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Court Strikes Down California’s Proposition 8

By Matt Smith

Chief U.S. District Judge Vaughn Walker ruled Wednesday, August 4, 2010, that California’s Proposition 8, which outlawed same-sex marriages in California after the state Supreme Court legalized them, is unconstitutional.

Proposition 8 passed with 52 percent of the vote in November 2008 and has been under siege ever since. The court’s ruling today will certainly green light same-sex marriages to proceed in California and other states will be forced to recognize them.

Supporters of Proposition 8 will automatically appeal the ruling, and the case will now move to the 9th U.S. Circuit Court of Appeals, then likely the Supreme Court. We can say “likely” because the 9th Circuit is known as the most progressive, legislate-from-the-bench court in the country which will ultimately force the Supreme Court to consider taking the case.

The Proposition 8 case is different in that it is striking down the will of the majority of the people who voted to preserve marriage as between one man and one woman.

The Supreme Court eventuality makes this week’s vote to confirm Elena Kagan as an Associate Justice all the more important. Unfortunately, news out of Capitol Hill this afternoon indicates she is likely to be confirmed.

Catholic Advocate alerted you to issues regarding her activist world-view rather than a fair jurist approach to the law and through Catholic Advocate Voice encouraged you to contact your Senators to oppose her confirmation, which you did. However, her confirmation would not be so easily in hand if not for the same-party majority enjoyed in Washington these days.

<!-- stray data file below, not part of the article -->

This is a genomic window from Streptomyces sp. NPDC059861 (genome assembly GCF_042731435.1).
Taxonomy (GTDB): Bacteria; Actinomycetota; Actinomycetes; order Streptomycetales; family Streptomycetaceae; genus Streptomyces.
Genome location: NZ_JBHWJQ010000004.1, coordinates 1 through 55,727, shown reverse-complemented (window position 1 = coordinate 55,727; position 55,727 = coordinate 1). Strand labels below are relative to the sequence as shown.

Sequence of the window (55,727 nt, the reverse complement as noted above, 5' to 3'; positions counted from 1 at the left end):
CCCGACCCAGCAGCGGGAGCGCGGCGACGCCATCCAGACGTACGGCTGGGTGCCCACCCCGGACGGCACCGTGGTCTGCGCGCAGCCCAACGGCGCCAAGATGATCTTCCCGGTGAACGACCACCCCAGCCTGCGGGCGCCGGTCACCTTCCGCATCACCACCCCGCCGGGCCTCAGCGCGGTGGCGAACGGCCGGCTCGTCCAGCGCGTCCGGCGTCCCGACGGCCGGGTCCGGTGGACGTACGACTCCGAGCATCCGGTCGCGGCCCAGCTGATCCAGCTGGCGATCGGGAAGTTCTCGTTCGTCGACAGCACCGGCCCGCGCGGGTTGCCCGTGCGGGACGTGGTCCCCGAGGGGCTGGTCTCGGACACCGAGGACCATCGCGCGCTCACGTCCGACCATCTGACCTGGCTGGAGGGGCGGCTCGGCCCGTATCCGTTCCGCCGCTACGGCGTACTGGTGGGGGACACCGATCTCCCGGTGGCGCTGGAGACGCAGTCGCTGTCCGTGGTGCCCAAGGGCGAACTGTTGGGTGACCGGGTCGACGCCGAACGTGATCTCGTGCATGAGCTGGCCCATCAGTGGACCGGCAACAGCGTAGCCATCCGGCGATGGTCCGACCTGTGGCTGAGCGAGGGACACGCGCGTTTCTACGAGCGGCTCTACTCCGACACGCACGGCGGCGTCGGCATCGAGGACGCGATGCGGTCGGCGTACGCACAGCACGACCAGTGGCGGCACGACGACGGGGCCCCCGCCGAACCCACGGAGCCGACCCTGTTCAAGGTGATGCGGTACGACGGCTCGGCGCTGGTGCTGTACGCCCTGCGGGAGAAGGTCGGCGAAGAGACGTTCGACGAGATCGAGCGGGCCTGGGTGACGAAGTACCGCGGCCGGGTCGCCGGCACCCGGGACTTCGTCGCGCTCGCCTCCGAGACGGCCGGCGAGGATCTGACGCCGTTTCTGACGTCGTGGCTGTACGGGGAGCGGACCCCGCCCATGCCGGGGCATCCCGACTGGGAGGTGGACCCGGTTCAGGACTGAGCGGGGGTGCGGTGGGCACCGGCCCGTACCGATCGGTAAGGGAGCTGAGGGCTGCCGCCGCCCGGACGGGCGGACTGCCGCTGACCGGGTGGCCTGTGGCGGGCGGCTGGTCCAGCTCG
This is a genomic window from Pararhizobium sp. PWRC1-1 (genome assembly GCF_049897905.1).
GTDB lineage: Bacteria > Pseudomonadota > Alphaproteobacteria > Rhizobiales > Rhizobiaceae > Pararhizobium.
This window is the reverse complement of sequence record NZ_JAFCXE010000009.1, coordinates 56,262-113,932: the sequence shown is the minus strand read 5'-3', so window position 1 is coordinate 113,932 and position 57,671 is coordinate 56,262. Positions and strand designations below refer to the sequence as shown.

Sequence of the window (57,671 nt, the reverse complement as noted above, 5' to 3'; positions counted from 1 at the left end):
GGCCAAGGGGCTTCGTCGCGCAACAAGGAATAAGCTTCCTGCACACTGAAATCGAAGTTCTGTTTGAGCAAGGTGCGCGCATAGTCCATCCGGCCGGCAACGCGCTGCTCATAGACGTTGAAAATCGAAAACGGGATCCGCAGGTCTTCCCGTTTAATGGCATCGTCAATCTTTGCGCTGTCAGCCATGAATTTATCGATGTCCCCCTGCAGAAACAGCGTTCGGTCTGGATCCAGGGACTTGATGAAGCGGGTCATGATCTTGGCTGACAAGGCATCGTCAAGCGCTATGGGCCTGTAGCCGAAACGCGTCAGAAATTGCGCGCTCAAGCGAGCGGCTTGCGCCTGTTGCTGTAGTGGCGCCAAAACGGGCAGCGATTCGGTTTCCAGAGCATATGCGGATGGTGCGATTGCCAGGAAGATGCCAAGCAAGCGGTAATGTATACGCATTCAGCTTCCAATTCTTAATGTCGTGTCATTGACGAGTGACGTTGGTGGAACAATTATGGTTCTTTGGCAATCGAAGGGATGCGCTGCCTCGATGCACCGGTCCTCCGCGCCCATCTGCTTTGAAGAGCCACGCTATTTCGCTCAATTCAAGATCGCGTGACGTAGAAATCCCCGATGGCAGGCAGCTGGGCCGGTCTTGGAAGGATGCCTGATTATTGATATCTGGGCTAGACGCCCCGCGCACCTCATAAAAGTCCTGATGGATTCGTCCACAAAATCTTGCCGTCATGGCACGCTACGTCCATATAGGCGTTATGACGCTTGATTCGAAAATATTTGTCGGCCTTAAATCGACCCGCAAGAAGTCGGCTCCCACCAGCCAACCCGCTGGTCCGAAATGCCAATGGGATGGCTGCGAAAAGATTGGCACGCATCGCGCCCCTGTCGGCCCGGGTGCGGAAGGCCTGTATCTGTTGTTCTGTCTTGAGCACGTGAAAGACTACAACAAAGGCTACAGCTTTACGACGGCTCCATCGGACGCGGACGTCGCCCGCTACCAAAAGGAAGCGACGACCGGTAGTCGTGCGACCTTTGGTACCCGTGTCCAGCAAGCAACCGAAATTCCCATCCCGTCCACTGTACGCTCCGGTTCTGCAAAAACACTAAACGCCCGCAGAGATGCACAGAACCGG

Make no mistake there is a progressive agenda gaining ground. Whether repealing the Defense of Marriage Act, overturning the will of the voters in California, or ensuring there is a loyal vote for the cause when issues reach the highest court in the land.

As Manuel Miranda wrote back in February:

“Most frontline conservatives know what GOP operatives and Senate leaders in Washington do not: there is no better opportunity to show sometime-voters and Catholic swing voters that Senate elections matter than Supreme Court confirmation hearings and floor debate. No issue serves better than judicial nominations as a surrogate for so many others that standing alone may scare the horses.”

It is weeks like this in our democratic system of government when people look around and wonder if they still recognize the country we live in and whether activists are remaking our society to fit their image.

As Catholics, we can support each other and our Church in speaking out during these important debates. Or as my colleague Deal Hudson has asked, “Is It Time For a Catholic Tea Party?

Matt Smith is Vice President of Catholic Advocate

Below are the U.S. Conference of Catholic Bishops comments on the Proposition 8 ruling:

Archbishop Kurtz Joins Cardinal George in Criticism

Notes That Voters Have Upheld Traditional Marriage at Every Turn

Calls Marriage Essential to Well Being of Society